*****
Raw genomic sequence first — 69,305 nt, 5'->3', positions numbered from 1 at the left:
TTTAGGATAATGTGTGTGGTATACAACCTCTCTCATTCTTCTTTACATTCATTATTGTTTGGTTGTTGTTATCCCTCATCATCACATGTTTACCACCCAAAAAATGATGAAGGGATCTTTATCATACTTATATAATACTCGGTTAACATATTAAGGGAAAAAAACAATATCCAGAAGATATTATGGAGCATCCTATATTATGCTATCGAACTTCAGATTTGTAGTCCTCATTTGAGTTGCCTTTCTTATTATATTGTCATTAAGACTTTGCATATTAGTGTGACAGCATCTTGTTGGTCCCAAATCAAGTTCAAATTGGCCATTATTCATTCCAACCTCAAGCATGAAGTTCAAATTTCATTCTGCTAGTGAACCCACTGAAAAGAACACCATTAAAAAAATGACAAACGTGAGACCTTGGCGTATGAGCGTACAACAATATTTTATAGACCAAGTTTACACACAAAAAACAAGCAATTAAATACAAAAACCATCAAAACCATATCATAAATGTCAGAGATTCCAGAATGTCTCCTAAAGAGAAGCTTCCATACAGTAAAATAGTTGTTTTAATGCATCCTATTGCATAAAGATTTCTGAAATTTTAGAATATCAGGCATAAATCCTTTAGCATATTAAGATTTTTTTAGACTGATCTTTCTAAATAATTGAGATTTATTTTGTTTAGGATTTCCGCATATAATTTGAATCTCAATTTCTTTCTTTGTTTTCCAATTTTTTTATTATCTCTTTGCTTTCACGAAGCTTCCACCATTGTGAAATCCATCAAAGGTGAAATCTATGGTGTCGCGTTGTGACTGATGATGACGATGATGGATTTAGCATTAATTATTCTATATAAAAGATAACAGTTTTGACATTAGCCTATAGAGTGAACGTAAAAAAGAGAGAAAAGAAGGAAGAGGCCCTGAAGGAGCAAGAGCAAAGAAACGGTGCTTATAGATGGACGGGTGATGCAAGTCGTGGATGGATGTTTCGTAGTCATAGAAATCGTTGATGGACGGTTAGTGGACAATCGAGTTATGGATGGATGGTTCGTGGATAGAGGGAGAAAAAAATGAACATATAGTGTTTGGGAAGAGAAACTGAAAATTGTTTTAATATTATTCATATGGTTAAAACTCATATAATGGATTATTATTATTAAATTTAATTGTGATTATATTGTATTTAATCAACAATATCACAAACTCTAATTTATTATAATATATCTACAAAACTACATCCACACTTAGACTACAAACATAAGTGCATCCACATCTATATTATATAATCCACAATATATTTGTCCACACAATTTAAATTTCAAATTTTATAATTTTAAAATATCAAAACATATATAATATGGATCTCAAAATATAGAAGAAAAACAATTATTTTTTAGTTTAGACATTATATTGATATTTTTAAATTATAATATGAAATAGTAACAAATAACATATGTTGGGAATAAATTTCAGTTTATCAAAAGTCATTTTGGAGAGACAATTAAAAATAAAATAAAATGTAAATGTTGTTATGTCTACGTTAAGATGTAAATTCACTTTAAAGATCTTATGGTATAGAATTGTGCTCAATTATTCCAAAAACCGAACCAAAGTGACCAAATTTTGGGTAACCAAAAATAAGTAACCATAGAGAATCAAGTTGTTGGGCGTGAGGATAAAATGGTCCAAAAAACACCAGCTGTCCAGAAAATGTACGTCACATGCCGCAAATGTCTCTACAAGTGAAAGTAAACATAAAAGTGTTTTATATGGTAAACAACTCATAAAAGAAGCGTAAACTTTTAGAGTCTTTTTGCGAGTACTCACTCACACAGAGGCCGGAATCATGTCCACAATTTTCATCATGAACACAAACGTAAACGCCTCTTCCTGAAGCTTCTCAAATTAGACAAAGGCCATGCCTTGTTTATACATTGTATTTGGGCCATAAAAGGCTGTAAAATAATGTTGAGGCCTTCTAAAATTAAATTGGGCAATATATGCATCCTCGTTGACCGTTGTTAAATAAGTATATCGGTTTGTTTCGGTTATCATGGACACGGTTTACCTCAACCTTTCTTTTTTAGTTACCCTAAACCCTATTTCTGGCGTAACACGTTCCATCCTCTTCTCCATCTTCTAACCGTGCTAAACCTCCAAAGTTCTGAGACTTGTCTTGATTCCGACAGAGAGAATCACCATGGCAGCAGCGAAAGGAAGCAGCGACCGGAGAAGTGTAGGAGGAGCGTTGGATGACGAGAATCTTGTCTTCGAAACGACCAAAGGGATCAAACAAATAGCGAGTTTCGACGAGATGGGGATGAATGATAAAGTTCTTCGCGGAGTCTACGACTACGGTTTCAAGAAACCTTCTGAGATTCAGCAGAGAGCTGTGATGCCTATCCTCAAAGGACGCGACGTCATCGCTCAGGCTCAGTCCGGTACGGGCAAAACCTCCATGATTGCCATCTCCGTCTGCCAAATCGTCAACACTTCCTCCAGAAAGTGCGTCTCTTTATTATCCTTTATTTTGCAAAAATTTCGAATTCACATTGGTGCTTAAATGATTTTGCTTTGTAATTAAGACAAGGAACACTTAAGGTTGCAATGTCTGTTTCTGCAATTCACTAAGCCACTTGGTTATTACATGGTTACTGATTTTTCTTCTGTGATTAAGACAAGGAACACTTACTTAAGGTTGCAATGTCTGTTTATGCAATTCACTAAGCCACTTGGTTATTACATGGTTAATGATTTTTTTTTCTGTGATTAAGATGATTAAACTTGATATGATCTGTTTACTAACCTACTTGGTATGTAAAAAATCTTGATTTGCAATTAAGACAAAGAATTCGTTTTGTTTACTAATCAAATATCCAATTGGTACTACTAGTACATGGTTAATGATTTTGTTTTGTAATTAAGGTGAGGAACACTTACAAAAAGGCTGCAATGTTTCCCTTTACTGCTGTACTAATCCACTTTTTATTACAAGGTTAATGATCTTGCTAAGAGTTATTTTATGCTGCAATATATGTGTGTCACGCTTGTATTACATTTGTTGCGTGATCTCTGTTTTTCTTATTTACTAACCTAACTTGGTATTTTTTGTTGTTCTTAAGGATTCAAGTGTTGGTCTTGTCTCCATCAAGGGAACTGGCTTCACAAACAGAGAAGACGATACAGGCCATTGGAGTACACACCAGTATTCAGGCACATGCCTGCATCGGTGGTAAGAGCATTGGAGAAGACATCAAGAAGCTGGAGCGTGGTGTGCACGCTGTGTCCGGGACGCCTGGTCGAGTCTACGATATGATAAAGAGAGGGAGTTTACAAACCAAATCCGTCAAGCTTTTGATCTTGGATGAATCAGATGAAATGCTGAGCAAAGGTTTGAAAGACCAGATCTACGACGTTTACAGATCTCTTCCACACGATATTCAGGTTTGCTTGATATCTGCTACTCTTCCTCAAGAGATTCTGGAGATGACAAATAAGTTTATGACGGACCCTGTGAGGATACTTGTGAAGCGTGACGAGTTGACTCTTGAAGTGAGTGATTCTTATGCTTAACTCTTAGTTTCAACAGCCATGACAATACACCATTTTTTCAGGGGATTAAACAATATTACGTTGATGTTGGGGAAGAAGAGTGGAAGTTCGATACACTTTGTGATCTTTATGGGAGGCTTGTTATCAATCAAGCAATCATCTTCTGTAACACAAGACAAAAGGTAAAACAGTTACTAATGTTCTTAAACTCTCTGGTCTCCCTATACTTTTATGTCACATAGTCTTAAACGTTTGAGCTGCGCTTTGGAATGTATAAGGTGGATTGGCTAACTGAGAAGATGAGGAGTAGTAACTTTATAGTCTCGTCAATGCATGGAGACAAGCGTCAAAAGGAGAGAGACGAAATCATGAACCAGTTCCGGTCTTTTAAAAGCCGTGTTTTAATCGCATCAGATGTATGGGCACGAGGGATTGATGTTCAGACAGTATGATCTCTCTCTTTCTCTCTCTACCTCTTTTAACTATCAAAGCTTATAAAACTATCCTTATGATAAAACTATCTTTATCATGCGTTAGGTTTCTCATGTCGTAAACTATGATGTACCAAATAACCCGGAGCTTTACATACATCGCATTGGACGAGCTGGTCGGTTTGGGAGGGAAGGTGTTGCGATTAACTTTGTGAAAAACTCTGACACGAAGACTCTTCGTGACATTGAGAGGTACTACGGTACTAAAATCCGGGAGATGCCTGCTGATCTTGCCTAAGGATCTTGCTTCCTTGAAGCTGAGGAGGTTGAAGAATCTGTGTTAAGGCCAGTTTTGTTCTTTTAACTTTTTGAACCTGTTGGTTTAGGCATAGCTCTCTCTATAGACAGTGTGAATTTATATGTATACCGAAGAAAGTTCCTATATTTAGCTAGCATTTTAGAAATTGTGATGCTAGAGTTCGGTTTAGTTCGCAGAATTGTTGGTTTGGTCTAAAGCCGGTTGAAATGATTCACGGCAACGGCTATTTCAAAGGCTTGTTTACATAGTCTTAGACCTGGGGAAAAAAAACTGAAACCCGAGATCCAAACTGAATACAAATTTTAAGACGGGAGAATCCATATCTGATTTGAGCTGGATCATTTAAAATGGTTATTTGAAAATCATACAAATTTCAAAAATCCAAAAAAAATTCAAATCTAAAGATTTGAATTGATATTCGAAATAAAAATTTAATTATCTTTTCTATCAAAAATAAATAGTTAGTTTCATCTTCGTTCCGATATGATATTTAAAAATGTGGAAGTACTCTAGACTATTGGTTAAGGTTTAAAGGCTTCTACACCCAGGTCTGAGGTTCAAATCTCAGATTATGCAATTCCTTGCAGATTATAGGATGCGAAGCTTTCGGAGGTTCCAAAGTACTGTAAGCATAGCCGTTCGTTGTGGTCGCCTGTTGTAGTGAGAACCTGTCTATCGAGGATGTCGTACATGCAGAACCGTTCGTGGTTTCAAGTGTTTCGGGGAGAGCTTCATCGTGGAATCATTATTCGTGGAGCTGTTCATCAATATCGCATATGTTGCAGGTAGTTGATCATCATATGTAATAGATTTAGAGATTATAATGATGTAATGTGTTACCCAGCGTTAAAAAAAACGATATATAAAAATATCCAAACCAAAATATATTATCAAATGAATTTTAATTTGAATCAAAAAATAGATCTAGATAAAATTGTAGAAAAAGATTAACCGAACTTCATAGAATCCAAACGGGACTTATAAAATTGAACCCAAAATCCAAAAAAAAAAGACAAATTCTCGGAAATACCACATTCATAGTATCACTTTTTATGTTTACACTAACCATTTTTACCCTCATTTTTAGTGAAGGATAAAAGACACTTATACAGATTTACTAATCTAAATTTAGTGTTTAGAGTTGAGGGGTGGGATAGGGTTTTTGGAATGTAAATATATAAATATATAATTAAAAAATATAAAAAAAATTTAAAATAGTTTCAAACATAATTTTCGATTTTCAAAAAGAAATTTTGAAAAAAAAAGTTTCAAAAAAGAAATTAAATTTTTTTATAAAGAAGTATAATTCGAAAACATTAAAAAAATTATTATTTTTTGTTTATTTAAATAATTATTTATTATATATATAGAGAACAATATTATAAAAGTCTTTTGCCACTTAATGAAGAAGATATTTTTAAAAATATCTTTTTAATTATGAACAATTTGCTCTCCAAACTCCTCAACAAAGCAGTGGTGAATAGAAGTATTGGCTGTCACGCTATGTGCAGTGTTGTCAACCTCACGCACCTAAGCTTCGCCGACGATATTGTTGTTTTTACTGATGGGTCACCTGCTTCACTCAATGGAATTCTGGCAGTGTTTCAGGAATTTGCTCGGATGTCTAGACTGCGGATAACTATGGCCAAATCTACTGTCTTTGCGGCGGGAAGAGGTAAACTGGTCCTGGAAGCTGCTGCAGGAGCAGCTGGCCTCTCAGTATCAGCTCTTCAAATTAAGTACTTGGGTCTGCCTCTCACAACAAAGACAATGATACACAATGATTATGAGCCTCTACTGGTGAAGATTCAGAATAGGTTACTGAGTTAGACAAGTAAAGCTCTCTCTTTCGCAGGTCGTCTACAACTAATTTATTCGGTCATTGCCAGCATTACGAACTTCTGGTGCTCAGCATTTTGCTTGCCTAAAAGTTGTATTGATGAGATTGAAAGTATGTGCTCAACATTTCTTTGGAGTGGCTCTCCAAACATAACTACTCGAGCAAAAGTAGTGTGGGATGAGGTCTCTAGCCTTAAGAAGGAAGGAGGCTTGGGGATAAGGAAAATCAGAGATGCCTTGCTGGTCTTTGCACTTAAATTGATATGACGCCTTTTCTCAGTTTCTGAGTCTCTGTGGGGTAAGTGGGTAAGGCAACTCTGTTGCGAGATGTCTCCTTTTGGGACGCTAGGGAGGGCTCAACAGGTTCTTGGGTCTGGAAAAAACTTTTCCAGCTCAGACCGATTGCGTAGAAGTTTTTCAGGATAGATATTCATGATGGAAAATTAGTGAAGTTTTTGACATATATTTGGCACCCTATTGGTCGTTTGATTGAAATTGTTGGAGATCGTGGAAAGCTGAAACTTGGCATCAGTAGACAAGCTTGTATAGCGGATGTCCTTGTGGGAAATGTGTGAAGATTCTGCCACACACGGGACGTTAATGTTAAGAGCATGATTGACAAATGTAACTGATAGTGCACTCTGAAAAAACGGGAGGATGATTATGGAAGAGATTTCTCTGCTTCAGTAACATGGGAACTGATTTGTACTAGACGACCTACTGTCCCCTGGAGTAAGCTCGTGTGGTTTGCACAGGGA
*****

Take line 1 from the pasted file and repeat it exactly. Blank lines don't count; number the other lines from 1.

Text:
Raw genomic sequence first — 69,305 nt, 5'->3', positions numbered from 1 at the left: